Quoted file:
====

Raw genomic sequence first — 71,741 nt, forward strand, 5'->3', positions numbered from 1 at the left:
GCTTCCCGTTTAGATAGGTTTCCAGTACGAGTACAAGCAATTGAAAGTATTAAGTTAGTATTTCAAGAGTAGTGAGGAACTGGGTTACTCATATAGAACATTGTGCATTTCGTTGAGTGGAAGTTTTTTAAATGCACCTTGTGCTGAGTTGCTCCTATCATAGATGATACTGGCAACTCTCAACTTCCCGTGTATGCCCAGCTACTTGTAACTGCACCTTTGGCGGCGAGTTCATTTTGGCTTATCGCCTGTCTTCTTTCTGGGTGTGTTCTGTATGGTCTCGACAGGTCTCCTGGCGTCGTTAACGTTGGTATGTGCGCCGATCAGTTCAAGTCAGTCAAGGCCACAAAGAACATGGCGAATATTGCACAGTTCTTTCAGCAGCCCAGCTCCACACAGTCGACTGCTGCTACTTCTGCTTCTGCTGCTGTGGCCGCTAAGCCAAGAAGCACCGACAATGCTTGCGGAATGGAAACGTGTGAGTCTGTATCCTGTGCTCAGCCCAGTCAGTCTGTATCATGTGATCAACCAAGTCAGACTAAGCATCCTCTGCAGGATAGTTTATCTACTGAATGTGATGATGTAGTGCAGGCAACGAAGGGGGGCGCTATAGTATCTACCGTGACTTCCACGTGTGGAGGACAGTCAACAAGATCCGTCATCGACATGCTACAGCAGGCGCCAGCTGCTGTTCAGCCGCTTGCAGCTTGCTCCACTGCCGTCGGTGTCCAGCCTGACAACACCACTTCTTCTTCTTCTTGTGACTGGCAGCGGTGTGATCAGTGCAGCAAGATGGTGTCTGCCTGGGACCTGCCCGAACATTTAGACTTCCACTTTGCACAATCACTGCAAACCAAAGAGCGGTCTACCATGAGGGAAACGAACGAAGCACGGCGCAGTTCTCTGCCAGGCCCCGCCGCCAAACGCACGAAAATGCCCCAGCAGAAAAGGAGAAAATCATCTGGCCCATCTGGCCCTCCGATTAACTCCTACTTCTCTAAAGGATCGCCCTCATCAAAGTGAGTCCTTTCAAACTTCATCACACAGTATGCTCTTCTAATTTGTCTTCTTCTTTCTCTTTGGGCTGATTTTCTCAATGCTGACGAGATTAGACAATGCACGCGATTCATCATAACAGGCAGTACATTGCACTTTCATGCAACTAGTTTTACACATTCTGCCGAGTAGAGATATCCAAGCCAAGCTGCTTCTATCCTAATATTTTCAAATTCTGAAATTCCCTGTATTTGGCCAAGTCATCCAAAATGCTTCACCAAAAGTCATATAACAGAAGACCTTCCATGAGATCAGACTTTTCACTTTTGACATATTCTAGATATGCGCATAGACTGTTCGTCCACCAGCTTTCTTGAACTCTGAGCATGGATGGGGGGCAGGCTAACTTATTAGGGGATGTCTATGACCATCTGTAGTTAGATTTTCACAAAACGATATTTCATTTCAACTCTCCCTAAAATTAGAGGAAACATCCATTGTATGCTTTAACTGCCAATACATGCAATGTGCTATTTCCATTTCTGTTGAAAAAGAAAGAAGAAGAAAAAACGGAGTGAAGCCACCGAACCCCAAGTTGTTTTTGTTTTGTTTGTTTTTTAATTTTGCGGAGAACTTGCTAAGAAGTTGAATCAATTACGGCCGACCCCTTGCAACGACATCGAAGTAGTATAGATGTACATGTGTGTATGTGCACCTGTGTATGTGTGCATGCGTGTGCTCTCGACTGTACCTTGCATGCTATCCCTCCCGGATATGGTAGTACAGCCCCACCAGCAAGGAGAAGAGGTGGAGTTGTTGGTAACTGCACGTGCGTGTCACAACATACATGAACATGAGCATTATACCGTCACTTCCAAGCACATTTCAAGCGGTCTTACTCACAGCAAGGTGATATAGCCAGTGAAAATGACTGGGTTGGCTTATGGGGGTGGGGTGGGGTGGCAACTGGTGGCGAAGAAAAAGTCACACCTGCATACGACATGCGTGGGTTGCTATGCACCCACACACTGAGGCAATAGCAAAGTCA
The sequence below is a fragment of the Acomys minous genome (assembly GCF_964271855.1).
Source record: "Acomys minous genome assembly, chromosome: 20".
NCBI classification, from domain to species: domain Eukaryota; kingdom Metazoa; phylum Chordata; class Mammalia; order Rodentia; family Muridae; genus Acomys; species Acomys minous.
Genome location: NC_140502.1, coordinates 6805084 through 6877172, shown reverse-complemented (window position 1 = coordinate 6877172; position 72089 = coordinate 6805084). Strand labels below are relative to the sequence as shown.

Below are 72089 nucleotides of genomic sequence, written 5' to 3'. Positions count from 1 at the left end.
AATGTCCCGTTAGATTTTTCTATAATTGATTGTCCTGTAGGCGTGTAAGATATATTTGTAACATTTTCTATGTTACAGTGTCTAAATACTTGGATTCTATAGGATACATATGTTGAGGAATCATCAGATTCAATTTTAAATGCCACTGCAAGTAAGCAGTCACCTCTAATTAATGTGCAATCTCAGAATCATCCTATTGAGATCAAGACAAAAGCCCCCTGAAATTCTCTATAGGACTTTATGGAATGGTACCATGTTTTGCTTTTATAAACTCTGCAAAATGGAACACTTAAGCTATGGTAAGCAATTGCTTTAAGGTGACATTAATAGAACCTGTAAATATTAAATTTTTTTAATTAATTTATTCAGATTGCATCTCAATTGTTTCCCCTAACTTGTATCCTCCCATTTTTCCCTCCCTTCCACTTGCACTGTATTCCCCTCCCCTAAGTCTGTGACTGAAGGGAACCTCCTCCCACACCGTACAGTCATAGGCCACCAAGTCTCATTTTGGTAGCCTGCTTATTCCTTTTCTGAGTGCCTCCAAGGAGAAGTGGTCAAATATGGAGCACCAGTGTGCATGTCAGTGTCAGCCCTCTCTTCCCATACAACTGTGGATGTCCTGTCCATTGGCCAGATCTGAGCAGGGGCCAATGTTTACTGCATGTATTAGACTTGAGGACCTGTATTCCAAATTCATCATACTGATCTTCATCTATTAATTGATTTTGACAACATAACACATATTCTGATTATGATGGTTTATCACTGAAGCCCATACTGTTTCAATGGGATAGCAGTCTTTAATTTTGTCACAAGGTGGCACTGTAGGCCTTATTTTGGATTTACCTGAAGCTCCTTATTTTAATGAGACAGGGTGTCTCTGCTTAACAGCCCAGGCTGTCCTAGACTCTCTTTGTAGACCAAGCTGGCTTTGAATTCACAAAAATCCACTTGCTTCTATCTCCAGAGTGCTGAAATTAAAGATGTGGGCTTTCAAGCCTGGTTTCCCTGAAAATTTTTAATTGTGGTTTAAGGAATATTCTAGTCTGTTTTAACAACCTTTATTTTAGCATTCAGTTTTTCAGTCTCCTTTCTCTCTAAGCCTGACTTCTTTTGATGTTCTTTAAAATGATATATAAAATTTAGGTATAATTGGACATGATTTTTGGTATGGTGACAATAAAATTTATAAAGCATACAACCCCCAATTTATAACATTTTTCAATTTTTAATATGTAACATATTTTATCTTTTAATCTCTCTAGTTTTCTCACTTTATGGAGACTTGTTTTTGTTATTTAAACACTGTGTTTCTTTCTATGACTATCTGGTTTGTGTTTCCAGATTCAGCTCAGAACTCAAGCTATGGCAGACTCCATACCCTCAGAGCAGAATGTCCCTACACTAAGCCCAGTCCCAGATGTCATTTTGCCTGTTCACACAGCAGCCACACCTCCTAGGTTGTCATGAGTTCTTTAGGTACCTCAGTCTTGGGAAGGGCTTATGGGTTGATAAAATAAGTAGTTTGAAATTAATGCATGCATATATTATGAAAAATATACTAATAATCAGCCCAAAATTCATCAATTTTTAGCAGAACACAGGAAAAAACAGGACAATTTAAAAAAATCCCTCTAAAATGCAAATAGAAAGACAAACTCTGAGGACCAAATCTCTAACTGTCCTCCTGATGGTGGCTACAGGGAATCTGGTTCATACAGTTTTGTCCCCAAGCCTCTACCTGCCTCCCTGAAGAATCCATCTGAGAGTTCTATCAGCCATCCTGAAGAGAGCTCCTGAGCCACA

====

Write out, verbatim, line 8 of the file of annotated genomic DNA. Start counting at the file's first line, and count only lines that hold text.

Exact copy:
AATGTCCCGTTAGATTTTTCTATAATTGATTGTCCTGTAGGCGTGTAAGATATATTTGTAACATTTTCTATGTTACAGTGTCTAAATACTTGGATTCTATAGGATACATATGTTGAGGAATCATCAGATTCAATTTTAAATGCCACTGCAAGTAAGCAGTCACCTCTAATTAATGTGCAATCTCAGAATCATCCTATTGAGATCAAGACAAAAGCCCCCTGAAATTCTCTATAGGACTTTATGGAATGGTACCATGTTTTGCTTTTATAAACTCTGCAAAATGGAACACTTAAGCTATGGTAAGCAATTGCTTTAAGGTGACATTAATAGAACCTGTAAATATTAAATTTTTTTAATTAATTTATTCAGATTGCATCTCAATTGTTTCCCCTAACTTGTATCCTCCCATTTTTCCCTCCCTTCCACTTGCACTGTATTCCCCTCCCCTAAGTCTGTGACTGAAGGGAACCTCCTCCCACACCGTACAGTCATAGGCCACCAAGTCTCATTTTGGTAGCCTGCTTATTCCTTTTCTGAGTGCCTCCAAGGAGAAGTGGTCAAATATGGAGCACCAGTGTGCATGTCAGTGTCAGCCCTCTCTTCCCATACAACTGTGGATGTCCTGTCCATTGGCCAGATCTGAGCAGGGGCCAATGTTTACTGCATGTATTAGACTTGAGGACCTGTATTCCAAATTCATCATACTGATCTTCATCTATTAATTGATTTTGACAACATAACACATATTCTGATTATGATGGTTTATCACTGAAGCCCATACTGTTTCAATGGGATAGCAGTCTTTAATTTTGTCACAAGGTGGCACTGTAGGCCTTATTTTGGATTTACCTGAAGCTCCTTATTTTAATGAGACAGGGTGTCTCTGCTTAACAGCCCAGGCTGTCCTAGACTCTCTTTGTAGACCAAGCTGGCTTTGAATTCACAAAAATCCACTTGCTTCTATCTCCAGAGTGCTGAAATTAAAGATGTGGGCTTTCAAGCCTGGTTTCCCTGAAAATTTTTAATTGTGGTTTAAGGAATATTCTAGTCTGTTTTAACAACCTTTATTTTAGCATTCAGTTTTTCAGTCTCCTTTCTCTCTAAGCCTGACTTCTTTTGATGTTCTTTAAAATGATATATAAAATTTAGGTATAATTGGACATGATTTTTGGTATGGTGACAATAAAATTTATAAAGCATACAACCCCCAATTTATAACATTTTTCAATTTTTAATATGTAACATATTTTATCTTTTAATCTCTCTAGTTTTCTCACTTTATGGAGACTTGTTTTTGTTATTTAAACACTGTGTTTCTTTCTATGACTATCTGGTTTGTGTTTCCAGATTCAGCTCAGAACTCAAGCTATGGCAGACTCCATACCCTCAGAGCAGAATGTCCCTACACTAAGCCCAGTCCCAGATGTCATTTTGCCTGTTCACACAGCAGCCACACCTCCTAGGTTGTCATGAGTTCTTTAGGTACCTCAGTCTTGGGAAGGGCTTATGGGTTGATAAAATAAGTAGTTTGAAATTAATGCATGCATATATTATGAAAAATATACTAATAATCAGCCCAAAATTCATCAATTTTTAGCAGAACACAGGAAAAAACAGGACAATTTAAAAAAATCCCTCTAAAATGCAAATAGAAAGACAAACTCTGAGGACCAAATCTCTAACTGTCCTCCTGATGGTGGCTACAGGGAATCTGGTTCATACAGTTTTGTCCCCAAGCCTCTACCTGCCTCCCTGAAGAATCCATCTGAGAGTTCTATCAGCCATCCTGAAGAGAGCTCCTGAGCCACA